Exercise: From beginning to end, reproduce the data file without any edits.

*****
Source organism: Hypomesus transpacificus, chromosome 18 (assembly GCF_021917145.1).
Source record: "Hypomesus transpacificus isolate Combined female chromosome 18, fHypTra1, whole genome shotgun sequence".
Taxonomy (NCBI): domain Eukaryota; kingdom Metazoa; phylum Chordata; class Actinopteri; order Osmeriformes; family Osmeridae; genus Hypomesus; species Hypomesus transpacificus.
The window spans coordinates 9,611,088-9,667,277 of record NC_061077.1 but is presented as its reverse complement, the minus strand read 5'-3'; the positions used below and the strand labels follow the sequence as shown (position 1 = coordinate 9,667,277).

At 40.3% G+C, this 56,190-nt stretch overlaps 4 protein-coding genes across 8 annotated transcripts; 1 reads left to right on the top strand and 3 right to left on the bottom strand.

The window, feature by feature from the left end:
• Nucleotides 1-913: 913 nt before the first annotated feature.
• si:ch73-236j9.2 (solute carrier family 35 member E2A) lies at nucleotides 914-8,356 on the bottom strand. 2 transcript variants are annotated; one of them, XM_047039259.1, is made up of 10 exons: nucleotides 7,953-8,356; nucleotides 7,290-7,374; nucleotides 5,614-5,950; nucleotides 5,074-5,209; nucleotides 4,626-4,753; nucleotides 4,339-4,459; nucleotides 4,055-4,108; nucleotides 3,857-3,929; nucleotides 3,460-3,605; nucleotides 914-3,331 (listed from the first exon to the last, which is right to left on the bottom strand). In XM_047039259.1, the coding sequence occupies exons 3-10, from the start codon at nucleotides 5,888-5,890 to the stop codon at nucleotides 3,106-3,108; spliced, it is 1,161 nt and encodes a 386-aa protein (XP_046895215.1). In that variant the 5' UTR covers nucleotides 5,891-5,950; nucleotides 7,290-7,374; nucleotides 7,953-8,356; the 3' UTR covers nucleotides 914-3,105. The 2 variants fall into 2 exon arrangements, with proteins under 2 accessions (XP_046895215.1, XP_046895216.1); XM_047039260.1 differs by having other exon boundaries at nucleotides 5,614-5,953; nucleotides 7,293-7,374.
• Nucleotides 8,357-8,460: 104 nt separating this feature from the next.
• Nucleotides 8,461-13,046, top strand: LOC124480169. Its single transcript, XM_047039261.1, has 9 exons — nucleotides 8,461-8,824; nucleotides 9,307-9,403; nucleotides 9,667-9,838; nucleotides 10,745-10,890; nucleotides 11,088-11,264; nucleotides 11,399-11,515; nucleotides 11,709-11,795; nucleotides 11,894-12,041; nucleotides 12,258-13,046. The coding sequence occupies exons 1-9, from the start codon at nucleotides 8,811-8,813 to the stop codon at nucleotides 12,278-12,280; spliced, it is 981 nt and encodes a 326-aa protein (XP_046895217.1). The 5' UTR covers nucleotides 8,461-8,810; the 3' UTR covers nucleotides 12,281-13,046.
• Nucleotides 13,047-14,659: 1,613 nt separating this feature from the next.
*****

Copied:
Source organism: Hypomesus transpacificus, chromosome 18 (assembly GCF_021917145.1).
Source record: "Hypomesus transpacificus isolate Combined female chromosome 18, fHypTra1, whole genome shotgun sequence".
Taxonomy (NCBI): domain Eukaryota; kingdom Metazoa; phylum Chordata; class Actinopteri; order Osmeriformes; family Osmeridae; genus Hypomesus; species Hypomesus transpacificus.
The window spans coordinates 9,611,088-9,667,277 of record NC_061077.1 but is presented as its reverse complement, the minus strand read 5'-3'; the positions used below and the strand labels follow the sequence as shown (position 1 = coordinate 9,667,277).

At 40.3% G+C, this 56,190-nt stretch overlaps 4 protein-coding genes across 8 annotated transcripts; 1 reads left to right on the top strand and 3 right to left on the bottom strand.

The window, feature by feature from the left end:
• Nucleotides 1-913: 913 nt before the first annotated feature.
• si:ch73-236j9.2 (solute carrier family 35 member E2A) lies at nucleotides 914-8,356 on the bottom strand. 2 transcript variants are annotated; one of them, XM_047039259.1, is made up of 10 exons: nucleotides 7,953-8,356; nucleotides 7,290-7,374; nucleotides 5,614-5,950; nucleotides 5,074-5,209; nucleotides 4,626-4,753; nucleotides 4,339-4,459; nucleotides 4,055-4,108; nucleotides 3,857-3,929; nucleotides 3,460-3,605; nucleotides 914-3,331 (listed from the first exon to the last, which is right to left on the bottom strand). In XM_047039259.1, the coding sequence occupies exons 3-10, from the start codon at nucleotides 5,888-5,890 to the stop codon at nucleotides 3,106-3,108; spliced, it is 1,161 nt and encodes a 386-aa protein (XP_046895215.1). In that variant the 5' UTR covers nucleotides 5,891-5,950; nucleotides 7,290-7,374; nucleotides 7,953-8,356; the 3' UTR covers nucleotides 914-3,105. The 2 variants fall into 2 exon arrangements, with proteins under 2 accessions (XP_046895215.1, XP_046895216.1); XM_047039260.1 differs by having other exon boundaries at nucleotides 5,614-5,953; nucleotides 7,293-7,374.
• Nucleotides 8,357-8,460: 104 nt separating this feature from the next.
• Nucleotides 8,461-13,046, top strand: LOC124480169. Its single transcript, XM_047039261.1, has 9 exons — nucleotides 8,461-8,824; nucleotides 9,307-9,403; nucleotides 9,667-9,838; nucleotides 10,745-10,890; nucleotides 11,088-11,264; nucleotides 11,399-11,515; nucleotides 11,709-11,795; nucleotides 11,894-12,041; nucleotides 12,258-13,046. The coding sequence occupies exons 1-9, from the start codon at nucleotides 8,811-8,813 to the stop codon at nucleotides 12,278-12,280; spliced, it is 981 nt and encodes a 326-aa protein (XP_046895217.1). The 5' UTR covers nucleotides 8,461-8,810; the 3' UTR covers nucleotides 12,281-13,046.
• Nucleotides 13,047-14,659: 1,613 nt separating this feature from the next.